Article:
Downsides of too many takeovers

BANGKOK, 3 May 2018: In the UK, supermarket giants Sainsbury’s and Asda announced details of a merger, last week, while across the channel in Paris, Accor confirmed it would pay 560 million Swiss francs for Mövenpick Hotels and Resorts.

Both are examples of consolidation, acquisitions and mergers that don’t necessarily benefit consumers.

The supermarket deal in the UK is subject to approval from the Competition and Markets Authority. There are worries that the bottom line costs of weekly groceries will increase once the dust settles on the merger.

In the global hotel industry there are no such checks and balances. The hospitality business is fast turning into a three-horse race with AccorHotels, Marriott and IHG scrapping for the winnings in a diminishing circle of smaller hotel groups.

But is that what travel consumers want today?

From a business perspective who can fault the logic behind AccorHotels’ purchase of Mövenpick? But from a traveller’s perspective it might not be so welcome.

The reality is that whatever city we choose most of the hotels will be managed by Accor, IHG or Marriott.

Sorry, but AccorHotels gives me the impression of a massive  branding factory that stamps out bed and breakfast plastic wrapped with a neat logo all at the drop of a hat.

We have to ask just what will Accor bring to the table to enhance Mövenpick’s single and clear branding, or will it ultimately reflag the properties Pullman or Sofitel?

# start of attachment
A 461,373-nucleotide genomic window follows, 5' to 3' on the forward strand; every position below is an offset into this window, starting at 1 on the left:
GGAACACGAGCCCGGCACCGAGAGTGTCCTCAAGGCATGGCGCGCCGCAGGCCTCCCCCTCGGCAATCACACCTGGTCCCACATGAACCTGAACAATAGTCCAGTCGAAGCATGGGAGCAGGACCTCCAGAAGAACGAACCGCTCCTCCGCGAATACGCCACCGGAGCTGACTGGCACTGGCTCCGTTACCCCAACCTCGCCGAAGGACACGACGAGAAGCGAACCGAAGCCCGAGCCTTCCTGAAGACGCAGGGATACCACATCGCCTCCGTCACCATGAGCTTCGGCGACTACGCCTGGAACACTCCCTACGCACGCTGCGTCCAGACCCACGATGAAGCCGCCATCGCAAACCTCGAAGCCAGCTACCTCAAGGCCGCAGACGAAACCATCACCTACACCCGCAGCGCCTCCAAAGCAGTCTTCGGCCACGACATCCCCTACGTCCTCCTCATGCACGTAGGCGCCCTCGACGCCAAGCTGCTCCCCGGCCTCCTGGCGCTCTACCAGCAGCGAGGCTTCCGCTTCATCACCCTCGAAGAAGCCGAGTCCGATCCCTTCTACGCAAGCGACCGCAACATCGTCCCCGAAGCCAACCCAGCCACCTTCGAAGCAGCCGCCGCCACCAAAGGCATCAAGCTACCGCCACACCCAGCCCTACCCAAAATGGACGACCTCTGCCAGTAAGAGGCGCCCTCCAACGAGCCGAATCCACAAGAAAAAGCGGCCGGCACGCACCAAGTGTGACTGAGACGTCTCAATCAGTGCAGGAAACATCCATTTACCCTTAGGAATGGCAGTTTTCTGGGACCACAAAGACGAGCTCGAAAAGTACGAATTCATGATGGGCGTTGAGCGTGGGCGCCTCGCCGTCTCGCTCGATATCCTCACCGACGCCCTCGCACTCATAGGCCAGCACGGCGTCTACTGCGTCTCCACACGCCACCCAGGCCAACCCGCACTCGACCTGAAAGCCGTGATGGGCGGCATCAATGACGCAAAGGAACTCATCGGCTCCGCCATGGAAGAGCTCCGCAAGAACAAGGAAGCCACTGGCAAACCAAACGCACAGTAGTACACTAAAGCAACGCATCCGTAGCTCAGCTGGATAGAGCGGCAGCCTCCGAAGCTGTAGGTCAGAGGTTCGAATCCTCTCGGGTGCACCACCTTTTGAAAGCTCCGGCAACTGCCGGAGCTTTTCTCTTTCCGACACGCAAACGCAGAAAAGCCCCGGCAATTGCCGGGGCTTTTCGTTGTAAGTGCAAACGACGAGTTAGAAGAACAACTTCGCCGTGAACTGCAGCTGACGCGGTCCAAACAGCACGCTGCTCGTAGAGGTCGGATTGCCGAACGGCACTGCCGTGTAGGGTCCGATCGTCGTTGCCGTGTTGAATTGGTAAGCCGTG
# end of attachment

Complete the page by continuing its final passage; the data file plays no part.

There are examples of AccorHotels buying brands in Asia and promising to keep them intact as independent brands, only to see them disappear a decade later.

Personally, Mövenpick came across as being special mainly due its Swiss hotel heritage and its fantastic ice-cream. Regrettably, in the long-run I don’t see the Swiss DNA surviving the Accor debriefing.

Mövenpick’s accommodation arm was founded in 1973, as an offshoot of an ice-cream and fine wine enterprise which began in Switzerland in the 1940s. Its portfolio comprises of 84 hotels. That represents around 2% of AccorHotel’s total 4,000 plus hotel inventory.

The Swiss group was expanding fast with 42 additional hotels in the pipeline due to open by 2021 in the Middle East, Africa and Asia-Pacific.

AccorHotels, chairman and chief executive, Sébastien Bazin at the time of the announcement said: “With the acquisition of Mövenpick, we are consolidating our leadership in the European market and are further accelerating our growth in emerging markets, in particular in the Middle East, Africa and Asia-Pacific.”

AccorHotels recently acquired the Fairmont, Raffles and Swissotel brands.

For the consumer, the line up of brands is becoming extremely confusing. Often the various brands are ill-defined or simply duplications. Hotel groups like Accor, assume that they can mention Pullman and we immediately know what makes it different from a Sofitel.  Usually, the definitions are vague. It’s the people who work in a hotel that matter and they swap brand badges at the close of shift without any perceivable change to the running of the property on the following morning.

I witnessed one city hotel in Bangkok undergo three major brand changes and the only discernible difference appeared to be the new logo on the door.

Decades ago, a business traveller told me he always stayed in a Hilton, because there were no surprises. Everything in the room was in the right place, whatever the city you visited. You could find the switches in the dark and you never tripped over the chairs.

But today, the emphasis is on distinct travel experiences and we have to wonder how factory brands that pride themselves on delivering carbon copies, wherever they happen to be, can meet the aspirations of consumers searching for a community experience.